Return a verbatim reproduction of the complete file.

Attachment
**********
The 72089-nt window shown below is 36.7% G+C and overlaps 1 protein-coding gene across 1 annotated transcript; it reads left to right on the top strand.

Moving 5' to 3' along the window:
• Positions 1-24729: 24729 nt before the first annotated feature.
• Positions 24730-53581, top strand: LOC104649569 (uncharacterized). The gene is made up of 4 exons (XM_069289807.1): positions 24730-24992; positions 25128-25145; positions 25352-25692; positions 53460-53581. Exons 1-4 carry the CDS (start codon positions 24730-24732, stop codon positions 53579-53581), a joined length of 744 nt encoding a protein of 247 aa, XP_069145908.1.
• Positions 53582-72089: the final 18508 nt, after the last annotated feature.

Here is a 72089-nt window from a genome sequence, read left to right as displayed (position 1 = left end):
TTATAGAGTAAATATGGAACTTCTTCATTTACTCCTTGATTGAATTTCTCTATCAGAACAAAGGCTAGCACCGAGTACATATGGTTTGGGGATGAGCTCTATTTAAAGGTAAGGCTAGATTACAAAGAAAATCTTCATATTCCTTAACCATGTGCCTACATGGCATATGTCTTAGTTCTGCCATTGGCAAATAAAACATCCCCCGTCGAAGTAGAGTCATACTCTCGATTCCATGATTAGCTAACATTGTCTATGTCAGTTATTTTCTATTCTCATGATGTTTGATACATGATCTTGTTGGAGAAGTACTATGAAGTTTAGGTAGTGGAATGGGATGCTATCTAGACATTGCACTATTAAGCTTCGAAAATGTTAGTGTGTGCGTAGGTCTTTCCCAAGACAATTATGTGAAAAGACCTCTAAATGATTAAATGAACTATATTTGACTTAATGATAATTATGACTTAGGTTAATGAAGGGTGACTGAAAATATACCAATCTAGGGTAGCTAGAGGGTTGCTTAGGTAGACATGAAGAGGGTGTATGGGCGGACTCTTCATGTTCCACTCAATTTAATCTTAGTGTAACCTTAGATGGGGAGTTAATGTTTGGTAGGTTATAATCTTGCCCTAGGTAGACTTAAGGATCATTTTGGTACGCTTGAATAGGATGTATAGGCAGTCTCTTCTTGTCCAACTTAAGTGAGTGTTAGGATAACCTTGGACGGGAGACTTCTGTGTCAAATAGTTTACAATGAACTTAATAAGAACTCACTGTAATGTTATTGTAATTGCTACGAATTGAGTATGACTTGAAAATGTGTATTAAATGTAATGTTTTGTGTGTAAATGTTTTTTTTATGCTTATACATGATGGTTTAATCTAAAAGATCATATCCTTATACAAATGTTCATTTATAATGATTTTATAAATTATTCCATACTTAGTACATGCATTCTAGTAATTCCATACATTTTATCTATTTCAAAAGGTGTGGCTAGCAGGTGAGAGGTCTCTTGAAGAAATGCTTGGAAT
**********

The 72089-nt window shown below is 36.7% G+C and overlaps 1 protein-coding gene across 1 annotated transcript; it reads left to right on the top strand.

Moving 5' to 3' along the window:
• Positions 1-24729: 24729 nt before the first annotated feature.
• Positions 24730-53581, top strand: LOC104649569 (uncharacterized). The gene is made up of 4 exons (XM_069289807.1): positions 24730-24992; positions 25128-25145; positions 25352-25692; positions 53460-53581. Exons 1-4 carry the CDS (start codon positions 24730-24732, stop codon positions 53579-53581), a joined length of 744 nt encoding a protein of 247 aa, XP_069145908.1.
• Positions 53582-72089: the final 18508 nt, after the last annotated feature.

Here is a 72089-nt window from a genome sequence, read left to right as displayed (position 1 = left end):
TTATAGAGTAAATATGGAACTTCTTCATTTACTCCTTGATTGAATTTCTCTATCAGAACAAAGGCTAGCACCGAGTACATATGGTTTGGGGATGAGCTCTATTTAAAGGTAAGGCTAGATTACAAAGAAAATCTTCATATTCCTTAACCATGTGCCTACATGGCATATGTCTTAGTTCTGCCATTGGCAAATAAAACATCCCCCGTCGAAGTAGAGTCATACTCTCGATTCCATGATTAGCTAACATTGTCTATGTCAGTTATTTTCTATTCTCATGATGTTTGATACATGATCTTGTTGGAGAAGTACTATGAAGTTTAGGTAGTGGAATGGGATGCTATCTAGACATTGCACTATTAAGCTTCGAAAATGTTAGTGTGTGCGTAGGTCTTTCCCAAGACAATTATGTGAAAAGACCTCTAAATGATTAAATGAACTATATTTGACTTAATGATAATTATGACTTAGGTTAATGAAGGGTGACTGAAAATATACCAATCTAGGGTAGCTAGAGGGTTGCTTAGGTAGACATGAAGAGGGTGTATGGGCGGACTCTTCATGTTCCACTCAATTTAATCTTAGTGTAACCTTAGATGGGGAGTTAATGTTTGGTAGGTTATAATCTTGCCCTAGGTAGACTTAAGGATCATTTTGGTACGCTTGAATAGGATGTATAGGCAGTCTCTTCTTGTCCAACTTAAGTGAGTGTTAGGATAACCTTGGACGGGAGACTTCTGTGTCAAATAGTTTACAATGAACTTAATAAGAACTCACTGTAATGTTATTGTAATTGCTACGAATTGAGTATGACTTGAAAATGTGTATTAAATGTAATGTTTTGTGTGTAAATGTTTTTTTTATGCTTATACATGATGGTTTAATCTAAAAGATCATATCCTTATACAAATGTTCATTTATAATGATTTTATAAATTATTCCATACTTAGTACATGCATTCTAGTAATTCCATACATTTTATCTATTTCAAAAGGTGTGGCTAGCAGGTGAGAGGTCTCTTGAAGAAATGCTTGGAAT